Involve students and break things!
Their year on the board of student associations LSVb and ISO is almost over for Roos van Leeuwen (LSVb) and Eline van Hove (ISO). This will be the end of their seat in the Acceleration Plan Steering group. This week they will hand over the baton to the next board. In this interview, we look back on an eventful year with them.
How do you look back on the Acceleration Plan last year?
Eline: “For me, the 24-hour session in November stands out. There the Acceleration Plan and the work of the various zones came to life much more for me. When I look back at the first six months of my board year, the ‘Education and privacy’ portfolio had started fairly quietly. In January the hack at Maastricht University suddenly stirred things up. Then the COVID-19 crisis followed in March. That has had a major impact on digitalisation and educational innovation.”
The enthusiasm among the participants and their curiosity to hear what we think of their plans is great.
Roos: “Those are the highlights of last year for me too. Which isn’t that surprising, really. I was surprised how many zone members from the Acceleration Plan were interested in talking to us about their activities. They wanted to hear what we thought of their plans and I found these conversations very inspiring. It has inspired me to discuss this with students in order to be able to communicate their opinions and ideas as a representative of the interests of students and to consider how we can achieve cooperation. Digitalisation is a relatively new topic. By talking more about this, you stimulate students to share their opinion about the developments.”
It’s important to keep talking with various stakeholders about digitalisation and to keep it on the agenda.
Attention from The Hague
The enthusiasm is something Eline also recognises: “The enthusiasm among the participants and their curiosity to hear what we think of their plans is great. In January, the zones presented their plans for 2020, which I thought was very good to see. Now it’s interesting to see how their plans have changed due to COVID-19. I was also present at two working visits with Minister Van Engelshoven, one physically on the Avans campus, one online. It is very good to see the Minister also pays a lot of attention to the Acceleration Plan.”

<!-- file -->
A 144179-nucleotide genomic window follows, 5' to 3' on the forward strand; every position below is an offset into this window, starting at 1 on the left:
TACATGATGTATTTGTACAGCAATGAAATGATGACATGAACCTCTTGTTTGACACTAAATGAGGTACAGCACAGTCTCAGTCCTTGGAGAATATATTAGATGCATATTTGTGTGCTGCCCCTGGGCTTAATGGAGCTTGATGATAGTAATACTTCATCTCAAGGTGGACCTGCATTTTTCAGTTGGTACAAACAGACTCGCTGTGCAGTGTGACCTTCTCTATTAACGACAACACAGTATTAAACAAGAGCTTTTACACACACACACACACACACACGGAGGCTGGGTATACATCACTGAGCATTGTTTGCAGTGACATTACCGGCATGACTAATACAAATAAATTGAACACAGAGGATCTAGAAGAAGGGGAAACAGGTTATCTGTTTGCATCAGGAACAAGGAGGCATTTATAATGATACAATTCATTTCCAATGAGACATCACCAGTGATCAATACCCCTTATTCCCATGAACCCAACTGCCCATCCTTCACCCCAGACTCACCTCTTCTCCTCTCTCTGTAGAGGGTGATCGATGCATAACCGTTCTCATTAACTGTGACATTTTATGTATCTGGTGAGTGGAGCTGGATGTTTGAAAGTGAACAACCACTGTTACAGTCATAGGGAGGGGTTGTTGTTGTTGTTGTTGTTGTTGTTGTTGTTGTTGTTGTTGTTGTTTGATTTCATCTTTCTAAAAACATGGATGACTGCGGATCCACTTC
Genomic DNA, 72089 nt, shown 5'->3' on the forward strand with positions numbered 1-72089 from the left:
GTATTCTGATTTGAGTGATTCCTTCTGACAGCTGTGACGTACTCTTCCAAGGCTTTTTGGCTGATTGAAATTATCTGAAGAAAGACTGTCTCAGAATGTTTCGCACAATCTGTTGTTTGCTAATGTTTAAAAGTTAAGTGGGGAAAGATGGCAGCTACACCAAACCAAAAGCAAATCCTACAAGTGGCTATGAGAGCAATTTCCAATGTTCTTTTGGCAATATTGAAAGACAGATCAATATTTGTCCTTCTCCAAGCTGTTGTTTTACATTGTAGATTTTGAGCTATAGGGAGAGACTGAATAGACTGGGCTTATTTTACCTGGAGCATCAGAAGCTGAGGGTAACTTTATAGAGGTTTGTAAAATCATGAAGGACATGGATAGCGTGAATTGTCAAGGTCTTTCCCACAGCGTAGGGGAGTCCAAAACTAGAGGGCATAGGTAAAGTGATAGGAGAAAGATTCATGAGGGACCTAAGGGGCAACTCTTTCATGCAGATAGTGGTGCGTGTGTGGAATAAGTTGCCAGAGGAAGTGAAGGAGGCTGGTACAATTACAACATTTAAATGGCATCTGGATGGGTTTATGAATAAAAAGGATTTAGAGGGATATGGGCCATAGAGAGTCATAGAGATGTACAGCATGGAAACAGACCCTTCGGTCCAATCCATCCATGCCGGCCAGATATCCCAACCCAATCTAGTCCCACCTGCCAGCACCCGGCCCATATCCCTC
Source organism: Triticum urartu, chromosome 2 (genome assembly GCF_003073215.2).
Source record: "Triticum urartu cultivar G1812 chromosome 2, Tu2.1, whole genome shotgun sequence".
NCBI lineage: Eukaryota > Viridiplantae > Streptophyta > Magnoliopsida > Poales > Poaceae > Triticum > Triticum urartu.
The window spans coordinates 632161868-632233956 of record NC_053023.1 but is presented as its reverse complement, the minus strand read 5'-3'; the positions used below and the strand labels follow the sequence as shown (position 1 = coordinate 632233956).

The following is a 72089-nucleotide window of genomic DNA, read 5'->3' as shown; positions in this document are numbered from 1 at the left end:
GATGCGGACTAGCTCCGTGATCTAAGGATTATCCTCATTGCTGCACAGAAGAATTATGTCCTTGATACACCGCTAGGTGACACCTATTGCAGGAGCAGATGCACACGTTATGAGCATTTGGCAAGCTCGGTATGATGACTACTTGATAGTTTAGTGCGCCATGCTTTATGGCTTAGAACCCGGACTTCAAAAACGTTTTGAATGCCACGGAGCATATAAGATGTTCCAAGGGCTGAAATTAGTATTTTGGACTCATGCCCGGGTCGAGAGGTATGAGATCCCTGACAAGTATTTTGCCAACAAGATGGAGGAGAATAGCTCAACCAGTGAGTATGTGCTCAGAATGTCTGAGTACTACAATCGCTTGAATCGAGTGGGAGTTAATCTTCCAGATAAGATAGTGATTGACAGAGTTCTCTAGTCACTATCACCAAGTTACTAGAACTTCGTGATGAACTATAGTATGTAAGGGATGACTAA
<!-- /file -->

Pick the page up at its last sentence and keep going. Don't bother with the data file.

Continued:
Roos underlines the attention from The Hague and its importance underlines: “There’s of course also a lot of attention from the House of Representatives for the Acceleration Plan. In November, I took part in a round table discussion to contribute to the discussion about digitalisation from a student perspective. You will notice it’s important to keep talking to various parties about this digitalisation and to keep it high on the agenda. ”
Eline adds: “I hope people will continue to talk about this. We recently organised Reflection Rooms with the ISO, the ComeniusNetwork, and the Acceleration Plan, in which we spoke with many students and lecturers about the digitization of education in the light of the corona crisis. We exchanged experiences and ideas, but we were far from done. I hope this exchange will take place more often in the future. ”
Is there a project from a zone that you are most looking forward to?
Roos: “I am very curious about the national education catalogue of the Flexibilisation zone. I hope that they really manage to realise this because it really is a precondition for realising flexible education in practice. As a student, you also need extra information and guidance when education becomes more flexible. If we succeed in realizing that national catalogue, we have taken a big step. In addition, I am very happy to see that we are looking at the ethical side of (the use of) learning analytics and student data. I think it is good that there is a lot of attention for this within the Learning analytics zone.”
Student mobility and digital learning materials pilot
The importance of dealing with learning analytics ethically is also high on Eline’s list. She adds: “I am also looking forward to the results of the Pilot Student Mobility of the Flexible education zone. I hope more institutions will participate in a similar pilot. With the help of good pilots, more can be learned about how we can make it possible for students to follow education off the beaten track and at other institutions. In addition, I look forward to developments around digital educational resources. I hope we’ll be able to take steps to better facilitate the exchange of existing materials. And I hope lecturers will also be included in this, in order for them to find and use these digital materials in their teaching. I think digital educational resources can also contribute to the inclusiveness of education. In this way you can offer a broader range of educational resources, making it easier for students to find a format that suits their needs.”
I hope delegations from other countries visit us to learn from the Acceleration Plan.
The COVID-19 crisis